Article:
More nutrients in organically grown foods
Most organic gardeners will tell you that the fruits and vegetables they harvest from their gardens taste better than their supermarket counterparts. Are the foods healthier, too? A multi-million-dollar, four-year study of the benefits of organic food, funded by the European Union (EU), suggests that some organically grown foods are more nutritious than their nonorganic counterparts. The study — the largest of its kind — also found that in some cases organically grown foods had higher levels of antioxidants, which are believed to be beneficial in fighting cancer and heart disease.
Why is organically grown food more nutritious? Scientists aren't sure, but here are a couple of tantalizing ideas:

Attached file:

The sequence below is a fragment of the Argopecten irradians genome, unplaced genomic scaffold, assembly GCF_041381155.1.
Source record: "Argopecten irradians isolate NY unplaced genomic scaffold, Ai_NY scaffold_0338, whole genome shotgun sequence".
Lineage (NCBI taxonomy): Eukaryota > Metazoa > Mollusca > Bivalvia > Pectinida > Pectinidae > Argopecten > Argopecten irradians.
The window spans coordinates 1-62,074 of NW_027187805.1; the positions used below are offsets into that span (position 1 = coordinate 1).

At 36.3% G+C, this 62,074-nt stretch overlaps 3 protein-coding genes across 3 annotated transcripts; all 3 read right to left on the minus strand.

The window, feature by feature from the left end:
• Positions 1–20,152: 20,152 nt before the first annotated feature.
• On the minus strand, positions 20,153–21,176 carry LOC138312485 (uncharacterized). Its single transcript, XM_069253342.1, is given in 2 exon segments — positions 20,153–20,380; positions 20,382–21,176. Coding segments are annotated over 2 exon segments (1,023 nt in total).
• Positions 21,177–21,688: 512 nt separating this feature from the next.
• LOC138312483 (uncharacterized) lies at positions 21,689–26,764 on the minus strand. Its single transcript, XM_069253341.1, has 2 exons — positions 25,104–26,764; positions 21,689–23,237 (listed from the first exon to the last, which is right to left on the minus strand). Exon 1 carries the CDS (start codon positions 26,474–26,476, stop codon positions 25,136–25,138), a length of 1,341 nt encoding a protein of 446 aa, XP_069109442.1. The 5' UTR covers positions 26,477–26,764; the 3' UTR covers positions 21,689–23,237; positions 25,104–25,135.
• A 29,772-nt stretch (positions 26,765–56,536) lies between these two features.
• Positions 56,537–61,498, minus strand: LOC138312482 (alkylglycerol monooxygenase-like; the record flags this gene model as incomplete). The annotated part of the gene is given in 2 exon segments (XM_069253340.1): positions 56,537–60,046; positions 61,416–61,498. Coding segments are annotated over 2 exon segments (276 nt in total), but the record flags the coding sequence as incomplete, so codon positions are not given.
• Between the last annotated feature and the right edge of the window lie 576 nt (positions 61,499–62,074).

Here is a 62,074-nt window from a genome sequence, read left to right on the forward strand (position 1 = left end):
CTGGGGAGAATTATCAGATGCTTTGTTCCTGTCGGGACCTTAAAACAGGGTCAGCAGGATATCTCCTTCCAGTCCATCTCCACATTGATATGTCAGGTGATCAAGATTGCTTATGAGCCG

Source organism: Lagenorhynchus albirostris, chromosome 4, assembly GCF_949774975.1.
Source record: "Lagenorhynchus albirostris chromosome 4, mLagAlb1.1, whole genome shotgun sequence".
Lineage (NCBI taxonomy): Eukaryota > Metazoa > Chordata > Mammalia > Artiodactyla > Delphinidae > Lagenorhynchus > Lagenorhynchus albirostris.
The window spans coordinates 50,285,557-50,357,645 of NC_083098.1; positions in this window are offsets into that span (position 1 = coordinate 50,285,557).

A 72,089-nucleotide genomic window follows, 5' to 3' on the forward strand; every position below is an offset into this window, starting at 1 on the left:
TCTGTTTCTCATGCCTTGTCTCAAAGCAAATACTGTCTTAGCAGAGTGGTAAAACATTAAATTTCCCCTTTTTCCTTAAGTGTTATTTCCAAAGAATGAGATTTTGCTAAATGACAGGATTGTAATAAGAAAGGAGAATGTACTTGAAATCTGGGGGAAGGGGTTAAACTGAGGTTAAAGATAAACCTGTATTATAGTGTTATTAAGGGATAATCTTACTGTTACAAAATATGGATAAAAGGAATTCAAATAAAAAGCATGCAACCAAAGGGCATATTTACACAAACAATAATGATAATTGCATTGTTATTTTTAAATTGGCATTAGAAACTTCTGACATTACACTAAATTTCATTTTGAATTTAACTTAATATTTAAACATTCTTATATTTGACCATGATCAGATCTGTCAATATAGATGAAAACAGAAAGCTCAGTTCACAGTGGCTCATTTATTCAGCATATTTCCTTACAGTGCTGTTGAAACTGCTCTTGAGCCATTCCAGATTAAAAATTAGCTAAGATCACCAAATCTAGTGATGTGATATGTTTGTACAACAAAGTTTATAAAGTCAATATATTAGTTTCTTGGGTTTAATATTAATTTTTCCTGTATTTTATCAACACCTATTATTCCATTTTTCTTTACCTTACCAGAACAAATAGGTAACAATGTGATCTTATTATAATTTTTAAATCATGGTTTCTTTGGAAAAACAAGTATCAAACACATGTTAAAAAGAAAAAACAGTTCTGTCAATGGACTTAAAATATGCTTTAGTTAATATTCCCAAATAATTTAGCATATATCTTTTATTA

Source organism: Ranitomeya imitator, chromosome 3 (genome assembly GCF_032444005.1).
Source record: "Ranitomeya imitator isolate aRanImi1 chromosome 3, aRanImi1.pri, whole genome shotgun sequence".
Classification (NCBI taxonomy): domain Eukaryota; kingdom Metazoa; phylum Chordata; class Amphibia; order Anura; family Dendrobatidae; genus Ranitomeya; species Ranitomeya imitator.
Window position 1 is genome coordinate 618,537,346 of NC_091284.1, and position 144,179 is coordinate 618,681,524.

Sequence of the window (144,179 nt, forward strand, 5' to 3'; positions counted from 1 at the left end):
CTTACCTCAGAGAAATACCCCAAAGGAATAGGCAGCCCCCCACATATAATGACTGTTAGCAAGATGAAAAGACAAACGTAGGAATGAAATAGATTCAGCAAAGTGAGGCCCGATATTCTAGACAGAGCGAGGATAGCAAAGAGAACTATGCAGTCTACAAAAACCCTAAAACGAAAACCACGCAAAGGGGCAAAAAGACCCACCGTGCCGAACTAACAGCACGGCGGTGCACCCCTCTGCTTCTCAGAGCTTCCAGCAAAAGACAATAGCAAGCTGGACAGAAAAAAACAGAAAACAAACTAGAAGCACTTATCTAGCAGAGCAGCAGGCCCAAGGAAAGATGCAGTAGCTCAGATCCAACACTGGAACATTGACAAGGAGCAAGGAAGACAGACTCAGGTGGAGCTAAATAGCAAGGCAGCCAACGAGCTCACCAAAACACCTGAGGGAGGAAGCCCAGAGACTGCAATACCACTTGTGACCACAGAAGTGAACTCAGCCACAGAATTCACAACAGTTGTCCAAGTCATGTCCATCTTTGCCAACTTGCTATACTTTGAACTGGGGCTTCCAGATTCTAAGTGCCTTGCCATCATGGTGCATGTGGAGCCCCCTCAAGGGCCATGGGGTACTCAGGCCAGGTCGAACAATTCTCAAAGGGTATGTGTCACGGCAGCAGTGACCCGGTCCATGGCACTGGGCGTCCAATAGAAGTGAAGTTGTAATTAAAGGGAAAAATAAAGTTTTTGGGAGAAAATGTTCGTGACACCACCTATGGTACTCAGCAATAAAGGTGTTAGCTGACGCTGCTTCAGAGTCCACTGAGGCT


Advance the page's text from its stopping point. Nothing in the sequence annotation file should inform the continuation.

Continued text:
- Nonorganic fertilizers may force rapid plant growth: Research suggests that the soluble nitrogen fertilizer applied in nonorganic gardens forces rapid but weak plant growth, and that these plants contain fewer of the antioxidants needed to protect their own health — the same anti-oxidants that protect our health.
- Higher nutrient levels in organically grown foods may be linked to healthier soil: Several studies comparing the nutrient levels in different fruits and vegetables show an apparent decline in food nutrient content over the past 70 years. Studies suggest that this decline may be the result of soils that have been depleted by an industrial agriculture system that relies on synthetic fertilizers rather than on the soil-building techniques favored by organic growers.
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